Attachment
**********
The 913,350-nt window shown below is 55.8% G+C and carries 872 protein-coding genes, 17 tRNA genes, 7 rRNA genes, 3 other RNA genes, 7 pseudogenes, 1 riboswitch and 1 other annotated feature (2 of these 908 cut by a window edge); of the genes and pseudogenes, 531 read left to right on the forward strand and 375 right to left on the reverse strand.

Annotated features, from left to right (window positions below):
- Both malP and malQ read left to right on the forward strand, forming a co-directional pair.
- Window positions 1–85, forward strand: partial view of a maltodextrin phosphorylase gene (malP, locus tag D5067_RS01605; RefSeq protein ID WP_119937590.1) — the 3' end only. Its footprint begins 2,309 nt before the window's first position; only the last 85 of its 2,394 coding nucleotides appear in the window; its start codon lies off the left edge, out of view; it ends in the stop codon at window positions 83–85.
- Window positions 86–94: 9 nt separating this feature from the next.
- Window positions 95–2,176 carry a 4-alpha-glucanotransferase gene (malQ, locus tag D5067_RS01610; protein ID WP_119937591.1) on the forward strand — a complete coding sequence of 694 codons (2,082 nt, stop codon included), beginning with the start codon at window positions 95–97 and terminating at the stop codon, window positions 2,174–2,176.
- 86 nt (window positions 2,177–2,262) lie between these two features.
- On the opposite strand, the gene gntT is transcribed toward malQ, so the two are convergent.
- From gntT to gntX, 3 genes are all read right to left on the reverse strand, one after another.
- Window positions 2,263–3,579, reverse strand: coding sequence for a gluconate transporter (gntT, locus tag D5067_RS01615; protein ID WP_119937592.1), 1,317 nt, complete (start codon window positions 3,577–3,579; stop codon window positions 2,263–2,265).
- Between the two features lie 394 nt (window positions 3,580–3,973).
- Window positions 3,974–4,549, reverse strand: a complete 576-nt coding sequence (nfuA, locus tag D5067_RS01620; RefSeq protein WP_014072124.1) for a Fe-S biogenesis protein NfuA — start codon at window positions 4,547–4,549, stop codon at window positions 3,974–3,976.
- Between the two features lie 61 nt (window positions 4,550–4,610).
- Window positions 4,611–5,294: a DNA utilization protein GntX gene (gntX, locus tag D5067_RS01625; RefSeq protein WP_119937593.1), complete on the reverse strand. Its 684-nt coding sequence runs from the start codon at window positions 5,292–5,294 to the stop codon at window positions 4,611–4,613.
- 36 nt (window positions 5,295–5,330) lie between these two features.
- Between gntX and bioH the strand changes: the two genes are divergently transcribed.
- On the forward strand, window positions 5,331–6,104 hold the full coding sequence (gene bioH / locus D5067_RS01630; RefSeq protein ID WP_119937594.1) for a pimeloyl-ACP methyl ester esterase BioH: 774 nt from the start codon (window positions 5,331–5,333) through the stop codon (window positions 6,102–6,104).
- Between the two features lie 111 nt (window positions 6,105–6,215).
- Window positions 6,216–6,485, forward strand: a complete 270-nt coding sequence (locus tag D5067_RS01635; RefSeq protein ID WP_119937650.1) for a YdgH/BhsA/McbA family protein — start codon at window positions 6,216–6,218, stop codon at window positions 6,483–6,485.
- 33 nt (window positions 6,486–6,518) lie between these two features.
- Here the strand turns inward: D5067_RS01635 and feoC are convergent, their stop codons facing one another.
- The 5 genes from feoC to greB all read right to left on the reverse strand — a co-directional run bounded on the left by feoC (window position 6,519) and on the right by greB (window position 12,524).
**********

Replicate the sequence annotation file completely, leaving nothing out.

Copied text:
The 913,350-nt window shown below is 55.8% G+C and carries 872 protein-coding genes, 17 tRNA genes, 7 rRNA genes, 3 other RNA genes, 7 pseudogenes, 1 riboswitch and 1 other annotated feature (2 of these 908 cut by a window edge); of the genes and pseudogenes, 531 read left to right on the forward strand and 375 right to left on the reverse strand.

Annotated features, from left to right (window positions below):
- Both malP and malQ read left to right on the forward strand, forming a co-directional pair.
- Window positions 1–85, forward strand: partial view of a maltodextrin phosphorylase gene (malP, locus tag D5067_RS01605; RefSeq protein ID WP_119937590.1) — the 3' end only. Its footprint begins 2,309 nt before the window's first position; only the last 85 of its 2,394 coding nucleotides appear in the window; its start codon lies off the left edge, out of view; it ends in the stop codon at window positions 83–85.
- Window positions 86–94: 9 nt separating this feature from the next.
- Window positions 95–2,176 carry a 4-alpha-glucanotransferase gene (malQ, locus tag D5067_RS01610; protein ID WP_119937591.1) on the forward strand — a complete coding sequence of 694 codons (2,082 nt, stop codon included), beginning with the start codon at window positions 95–97 and terminating at the stop codon, window positions 2,174–2,176.
- 86 nt (window positions 2,177–2,262) lie between these two features.
- On the opposite strand, the gene gntT is transcribed toward malQ, so the two are convergent.
- From gntT to gntX, 3 genes are all read right to left on the reverse strand, one after another.
- Window positions 2,263–3,579, reverse strand: coding sequence for a gluconate transporter (gntT, locus tag D5067_RS01615; protein ID WP_119937592.1), 1,317 nt, complete (start codon window positions 3,577–3,579; stop codon window positions 2,263–2,265).
- Between the two features lie 394 nt (window positions 3,580–3,973).
- Window positions 3,974–4,549, reverse strand: a complete 576-nt coding sequence (nfuA, locus tag D5067_RS01620; RefSeq protein WP_014072124.1) for a Fe-S biogenesis protein NfuA — start codon at window positions 4,547–4,549, stop codon at window positions 3,974–3,976.
- Between the two features lie 61 nt (window positions 4,550–4,610).
- Window positions 4,611–5,294: a DNA utilization protein GntX gene (gntX, locus tag D5067_RS01625; RefSeq protein WP_119937593.1), complete on the reverse strand. Its 684-nt coding sequence runs from the start codon at window positions 5,292–5,294 to the stop codon at window positions 4,611–4,613.
- 36 nt (window positions 5,295–5,330) lie between these two features.
- Between gntX and bioH the strand changes: the two genes are divergently transcribed.
- On the forward strand, window positions 5,331–6,104 hold the full coding sequence (gene bioH / locus D5067_RS01630; RefSeq protein ID WP_119937594.1) for a pimeloyl-ACP methyl ester esterase BioH: 774 nt from the start codon (window positions 5,331–5,333) through the stop codon (window positions 6,102–6,104).
- Between the two features lie 111 nt (window positions 6,105–6,215).
- Window positions 6,216–6,485, forward strand: a complete 270-nt coding sequence (locus tag D5067_RS01635; RefSeq protein ID WP_119937650.1) for a YdgH/BhsA/McbA family protein — start codon at window positions 6,216–6,218, stop codon at window positions 6,483–6,485.
- 33 nt (window positions 6,486–6,518) lie between these two features.
- Here the strand turns inward: D5067_RS01635 and feoC are convergent, their stop codons facing one another.
- The 5 genes from feoC to greB all read right to left on the reverse strand — a co-directional run bounded on the left by feoC (window position 6,519) and on the right by greB (window position 12,524).